Liberal leader laid down, say Tom Kean’s conservative Republican critics

Some GOP activists who are questioning the record of the former Republican Senate Minority Leader Tom Kean Jr. are pointing out that he never voted against a single nominee appointed by ultra-liberal Governor Phil Murphy.

Kean was unusually cooperative with Murphy as well as former Senate President Steve Sweeney, who is pictured above with the son of former Governor Thomas H. Kean.

GOP conservatives are hoping for a more assertive posture from Steve Oroho, the five-term Republican from Sussex County, who was elected Senate Minority Leader to succeed Kean.

To illustrate the liberal GOP leader’s inadequacy, they compare Kean to Sen. Mitch McConnell of Kentucky, the Republican leader in the US Senate.

Critics say Kean did very little to help Republican candidates win in key battleground contests, noting that he and the statewide leadership PAC completely ignored Donald Trump enthusiast Ed Durr, who in November defeated Sweeney, the ironworker’s union executive who was the state’s longest-serving Senate president.

While McConnell has been criticized for using Senate rules like the filibuster—which requires most legislation to secure a 60-vote supermajority to advance— to impose legislative gridlock, Kean has completely avoided obstruction during his timid tenure as the top GOP lawmaker in Trenton.

Governor Thomas H. Kean and his son, Senator Tom Kean Jr. are among the rare breed known as Rockefeller Republicans, vestiges of an East Coast liberal establishment largely replaced during the Reagan Revolution of the 1980s. Such Republicans in name only, or RINOs still hinder conservatives.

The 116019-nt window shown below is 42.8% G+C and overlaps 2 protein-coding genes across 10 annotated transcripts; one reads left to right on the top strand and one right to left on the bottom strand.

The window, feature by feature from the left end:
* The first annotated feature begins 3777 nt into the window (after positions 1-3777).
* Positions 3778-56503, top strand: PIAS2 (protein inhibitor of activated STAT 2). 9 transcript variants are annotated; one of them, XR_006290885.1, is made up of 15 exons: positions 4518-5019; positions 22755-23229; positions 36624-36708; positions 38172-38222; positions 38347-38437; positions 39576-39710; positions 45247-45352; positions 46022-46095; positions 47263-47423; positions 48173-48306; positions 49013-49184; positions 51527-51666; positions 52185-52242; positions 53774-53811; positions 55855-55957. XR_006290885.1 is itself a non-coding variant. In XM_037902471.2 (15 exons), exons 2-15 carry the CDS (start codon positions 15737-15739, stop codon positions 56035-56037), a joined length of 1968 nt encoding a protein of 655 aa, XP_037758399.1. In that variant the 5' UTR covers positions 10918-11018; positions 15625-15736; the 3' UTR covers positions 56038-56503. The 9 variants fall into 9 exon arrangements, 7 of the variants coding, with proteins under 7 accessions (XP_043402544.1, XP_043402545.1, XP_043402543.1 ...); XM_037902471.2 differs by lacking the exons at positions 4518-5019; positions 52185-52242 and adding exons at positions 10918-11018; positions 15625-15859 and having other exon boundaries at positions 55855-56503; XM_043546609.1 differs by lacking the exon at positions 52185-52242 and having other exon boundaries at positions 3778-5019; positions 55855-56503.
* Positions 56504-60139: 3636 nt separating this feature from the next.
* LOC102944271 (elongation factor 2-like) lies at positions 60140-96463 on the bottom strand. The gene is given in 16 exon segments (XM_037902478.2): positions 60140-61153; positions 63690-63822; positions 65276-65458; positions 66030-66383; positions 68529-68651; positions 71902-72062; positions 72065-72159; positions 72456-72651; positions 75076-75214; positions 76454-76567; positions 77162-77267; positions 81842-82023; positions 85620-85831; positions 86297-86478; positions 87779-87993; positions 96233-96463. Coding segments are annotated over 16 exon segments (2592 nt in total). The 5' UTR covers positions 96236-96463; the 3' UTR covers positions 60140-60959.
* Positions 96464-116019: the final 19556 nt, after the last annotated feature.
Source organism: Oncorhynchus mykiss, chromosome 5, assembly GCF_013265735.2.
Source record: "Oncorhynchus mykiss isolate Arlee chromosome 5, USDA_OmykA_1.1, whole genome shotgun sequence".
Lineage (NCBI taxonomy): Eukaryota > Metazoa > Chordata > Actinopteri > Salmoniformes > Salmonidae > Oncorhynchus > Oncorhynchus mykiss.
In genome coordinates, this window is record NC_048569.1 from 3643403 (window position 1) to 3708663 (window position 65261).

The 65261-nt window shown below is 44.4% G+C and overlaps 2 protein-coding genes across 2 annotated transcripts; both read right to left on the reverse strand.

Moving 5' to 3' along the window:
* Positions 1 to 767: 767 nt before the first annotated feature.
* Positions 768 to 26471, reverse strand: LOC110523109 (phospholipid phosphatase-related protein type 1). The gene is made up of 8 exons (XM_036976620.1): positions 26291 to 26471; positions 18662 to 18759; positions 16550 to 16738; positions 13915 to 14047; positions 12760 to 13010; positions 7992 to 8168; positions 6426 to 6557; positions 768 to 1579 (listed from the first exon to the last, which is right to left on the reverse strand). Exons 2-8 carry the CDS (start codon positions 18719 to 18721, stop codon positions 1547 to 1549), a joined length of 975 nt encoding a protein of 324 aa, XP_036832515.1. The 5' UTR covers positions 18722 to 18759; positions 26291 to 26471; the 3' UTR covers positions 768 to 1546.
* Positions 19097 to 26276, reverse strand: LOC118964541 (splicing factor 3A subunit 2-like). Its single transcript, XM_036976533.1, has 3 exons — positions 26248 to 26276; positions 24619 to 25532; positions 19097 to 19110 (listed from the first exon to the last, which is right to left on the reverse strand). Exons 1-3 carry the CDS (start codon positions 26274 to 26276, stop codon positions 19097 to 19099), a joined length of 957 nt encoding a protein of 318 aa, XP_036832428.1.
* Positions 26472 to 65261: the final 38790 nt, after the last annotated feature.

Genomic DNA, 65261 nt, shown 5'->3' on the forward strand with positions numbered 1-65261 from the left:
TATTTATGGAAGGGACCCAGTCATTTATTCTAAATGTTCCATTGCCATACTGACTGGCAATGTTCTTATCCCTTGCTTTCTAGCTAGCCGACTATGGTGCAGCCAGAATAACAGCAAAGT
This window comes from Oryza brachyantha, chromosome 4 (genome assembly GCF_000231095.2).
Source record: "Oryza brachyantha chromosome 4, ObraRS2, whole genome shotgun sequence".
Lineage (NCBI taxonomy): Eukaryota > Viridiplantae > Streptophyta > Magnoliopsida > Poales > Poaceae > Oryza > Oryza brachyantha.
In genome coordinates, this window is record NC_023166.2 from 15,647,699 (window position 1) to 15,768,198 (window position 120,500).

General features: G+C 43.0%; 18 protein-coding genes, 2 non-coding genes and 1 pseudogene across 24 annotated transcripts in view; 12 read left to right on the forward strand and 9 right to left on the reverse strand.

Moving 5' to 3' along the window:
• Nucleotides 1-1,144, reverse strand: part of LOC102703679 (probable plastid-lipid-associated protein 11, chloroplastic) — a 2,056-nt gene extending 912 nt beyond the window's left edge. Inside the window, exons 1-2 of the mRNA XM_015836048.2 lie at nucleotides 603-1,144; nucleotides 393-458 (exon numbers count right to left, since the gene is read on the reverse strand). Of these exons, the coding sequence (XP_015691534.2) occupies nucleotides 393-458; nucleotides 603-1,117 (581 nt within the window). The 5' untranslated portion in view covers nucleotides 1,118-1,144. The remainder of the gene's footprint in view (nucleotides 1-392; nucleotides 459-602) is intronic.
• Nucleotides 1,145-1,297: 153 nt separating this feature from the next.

Conservatives say Kean could have placed a blanket hold on all nominations of executive appointees needing Senate confirmation, use the Constitutional option to make Murphy and other Democrats more accountable.

Republicans are expected to use senatorial courtesy – the unwritten rule that no nomination can advance through the confirmation process without approval of the nominee’s home county senator – far more often after Kean departs the Senate in January.

Republican senators will be able to blackball Murphy nominees who reside in 15 of New Jersey’s 21 counties once the new legislative session begins.

“Sen. Mitch McConnell of Kentucky, the Republican leader in the US Senate, used the filibuster rule enough to be universally condemned as a tough-as-nails obstructionist when Barack Obama was president and he is doing the same thing to President Joe Biden,” said one pundit. “Instead of a tiger fighting against reckless tax-and-spend policies, Tom Kean has been a pussycat in Murphy’s lap.”

In 2009, McConnell faced a newly elected Democratic president who talked optimistically about unity and bipartisanship. Back then, in a less polarized nation, Obama was more popular than Biden is now; early in his first term, his popularity neared 70%.

McConnell was audacious but candid: He declared himself an opponent of bipartisanship.

“When you hang the ‘bipartisan’ tag on something, the perception is that differences have been worked out and there’s a broad agreement,” he explained in a 2011 interview with the Atlantic. “The only way the American people would know that a great debate was going on was if the measures were not bipartisan.”

‘Kean’ in Chinese

The Republican congressional candidate’s father, Thomas H. Kean, who served as governor of New Jersey from 1982 to 1990, and now sits on the board of directors at the Bipartisan Policy Center, a liberal Washington, DC-based think tank.

Governor Kean is also a member of the National Committee on United States-China Relations, a group that advocates friendly interaction between America businesses and the brutal communist regime.

Despite his father’s friendly attitude toward the communist giant, Kean is raising money off the message that: “China is the GREATEST threat to our country. Period.”

Here’s another fun fact: Kean University is the only American public university to offer a full campus in China.

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